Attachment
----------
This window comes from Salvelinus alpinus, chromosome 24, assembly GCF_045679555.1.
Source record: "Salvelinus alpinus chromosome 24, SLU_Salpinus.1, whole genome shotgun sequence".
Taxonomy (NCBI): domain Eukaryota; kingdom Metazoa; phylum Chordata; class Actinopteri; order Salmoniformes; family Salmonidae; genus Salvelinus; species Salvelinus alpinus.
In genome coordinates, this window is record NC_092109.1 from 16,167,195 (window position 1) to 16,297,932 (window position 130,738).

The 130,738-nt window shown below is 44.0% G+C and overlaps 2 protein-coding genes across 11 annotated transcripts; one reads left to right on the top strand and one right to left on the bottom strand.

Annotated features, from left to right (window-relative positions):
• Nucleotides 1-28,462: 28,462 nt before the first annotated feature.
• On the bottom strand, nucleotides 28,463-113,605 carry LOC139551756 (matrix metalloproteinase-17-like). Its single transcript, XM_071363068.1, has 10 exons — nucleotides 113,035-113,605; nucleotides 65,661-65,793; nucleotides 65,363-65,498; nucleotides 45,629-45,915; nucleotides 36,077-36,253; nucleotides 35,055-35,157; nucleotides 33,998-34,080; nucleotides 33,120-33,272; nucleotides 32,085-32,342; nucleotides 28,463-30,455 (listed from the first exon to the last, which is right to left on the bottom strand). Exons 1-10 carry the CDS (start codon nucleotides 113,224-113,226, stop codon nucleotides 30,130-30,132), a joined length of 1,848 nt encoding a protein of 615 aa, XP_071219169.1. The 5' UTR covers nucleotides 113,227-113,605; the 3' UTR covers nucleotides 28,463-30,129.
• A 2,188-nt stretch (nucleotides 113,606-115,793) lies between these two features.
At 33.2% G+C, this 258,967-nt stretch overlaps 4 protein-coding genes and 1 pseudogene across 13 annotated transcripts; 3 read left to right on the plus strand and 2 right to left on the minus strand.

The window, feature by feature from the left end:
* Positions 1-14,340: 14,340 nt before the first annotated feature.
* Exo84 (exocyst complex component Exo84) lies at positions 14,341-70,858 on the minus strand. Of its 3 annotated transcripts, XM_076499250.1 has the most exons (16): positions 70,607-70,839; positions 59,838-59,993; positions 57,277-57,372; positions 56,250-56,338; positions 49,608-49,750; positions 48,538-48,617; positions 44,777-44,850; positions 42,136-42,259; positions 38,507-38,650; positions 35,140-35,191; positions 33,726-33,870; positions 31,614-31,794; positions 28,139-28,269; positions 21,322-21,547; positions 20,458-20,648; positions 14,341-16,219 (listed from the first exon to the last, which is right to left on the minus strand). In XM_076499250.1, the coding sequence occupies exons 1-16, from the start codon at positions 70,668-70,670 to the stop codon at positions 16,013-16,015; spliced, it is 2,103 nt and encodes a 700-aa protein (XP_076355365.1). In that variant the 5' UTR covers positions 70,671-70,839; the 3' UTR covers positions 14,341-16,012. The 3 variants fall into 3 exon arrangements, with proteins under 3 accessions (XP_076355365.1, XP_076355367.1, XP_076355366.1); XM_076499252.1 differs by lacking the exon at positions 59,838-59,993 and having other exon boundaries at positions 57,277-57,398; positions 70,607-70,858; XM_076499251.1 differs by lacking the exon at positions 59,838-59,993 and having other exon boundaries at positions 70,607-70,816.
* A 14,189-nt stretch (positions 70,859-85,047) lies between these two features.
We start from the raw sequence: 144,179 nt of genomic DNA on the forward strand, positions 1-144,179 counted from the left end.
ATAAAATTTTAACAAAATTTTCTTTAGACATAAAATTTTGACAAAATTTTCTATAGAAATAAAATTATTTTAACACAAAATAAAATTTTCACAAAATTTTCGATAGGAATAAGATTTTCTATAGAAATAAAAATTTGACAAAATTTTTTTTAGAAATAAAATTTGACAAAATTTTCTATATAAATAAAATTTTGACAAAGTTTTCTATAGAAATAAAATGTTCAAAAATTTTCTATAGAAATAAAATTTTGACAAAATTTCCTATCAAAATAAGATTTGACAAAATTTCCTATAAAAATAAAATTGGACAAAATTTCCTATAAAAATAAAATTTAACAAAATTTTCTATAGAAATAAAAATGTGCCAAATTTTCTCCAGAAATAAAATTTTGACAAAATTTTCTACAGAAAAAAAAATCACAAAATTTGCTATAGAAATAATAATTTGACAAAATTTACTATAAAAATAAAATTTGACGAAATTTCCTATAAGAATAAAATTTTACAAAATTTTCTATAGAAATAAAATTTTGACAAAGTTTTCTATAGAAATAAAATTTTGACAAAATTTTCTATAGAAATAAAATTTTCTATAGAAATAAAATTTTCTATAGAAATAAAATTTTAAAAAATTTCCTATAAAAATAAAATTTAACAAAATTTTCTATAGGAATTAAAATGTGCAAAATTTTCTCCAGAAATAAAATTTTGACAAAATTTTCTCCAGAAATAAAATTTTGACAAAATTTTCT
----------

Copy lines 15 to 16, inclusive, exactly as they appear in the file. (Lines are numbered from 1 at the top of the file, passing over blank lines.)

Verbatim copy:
We start from the raw sequence: 144,179 nt of genomic DNA on the forward strand, positions 1-144,179 counted from the left end.
ATAAAATTTTAACAAAATTTTCTTTAGACATAAAATTTTGACAAAATTTTCTATAGAAATAAAATTATTTTAACACAAAATAAAATTTTCACAAAATTTTCGATAGGAATAAGATTTTCTATAGAAATAAAAATTTGACAAAATTTTTTTTAGAAATAAAATTTGACAAAATTTTCTATATAAATAAAATTTTGACAAAGTTTTCTATAGAAATAAAATGTTCAAAAATTTTCTATAGAAATAAAATTTTGACAAAATTTCCTATCAAAATAAGATTTGACAAAATTTCCTATAAAAATAAAATTGGACAAAATTTCCTATAAAAATAAAATTTAACAAAATTTTCTATAGAAATAAAAATGTGCCAAATTTTCTCCAGAAATAAAATTTTGACAAAATTTTCTACAGAAAAAAAAATCACAAAATTTGCTATAGAAATAATAATTTGACAAAATTTACTATAAAAATAAAATTTGACGAAATTTCCTATAAGAATAAAATTTTACAAAATTTTCTATAGAAATAAAATTTTGACAAAGTTTTCTATAGAAATAAAATTTTGACAAAATTTTCTATAGAAATAAAATTTTCTATAGAAATAAAATTTTCTATAGAAATAAAATTTTAAAAAATTTCCTATAAAAATAAAATTTAACAAAATTTTCTATAGGAATTAAAATGTGCAAAATTTTCTCCAGAAATAAAATTTTGACAAAATTTTCTCCAGAAATAAAATTTTGACAAAATTTTCT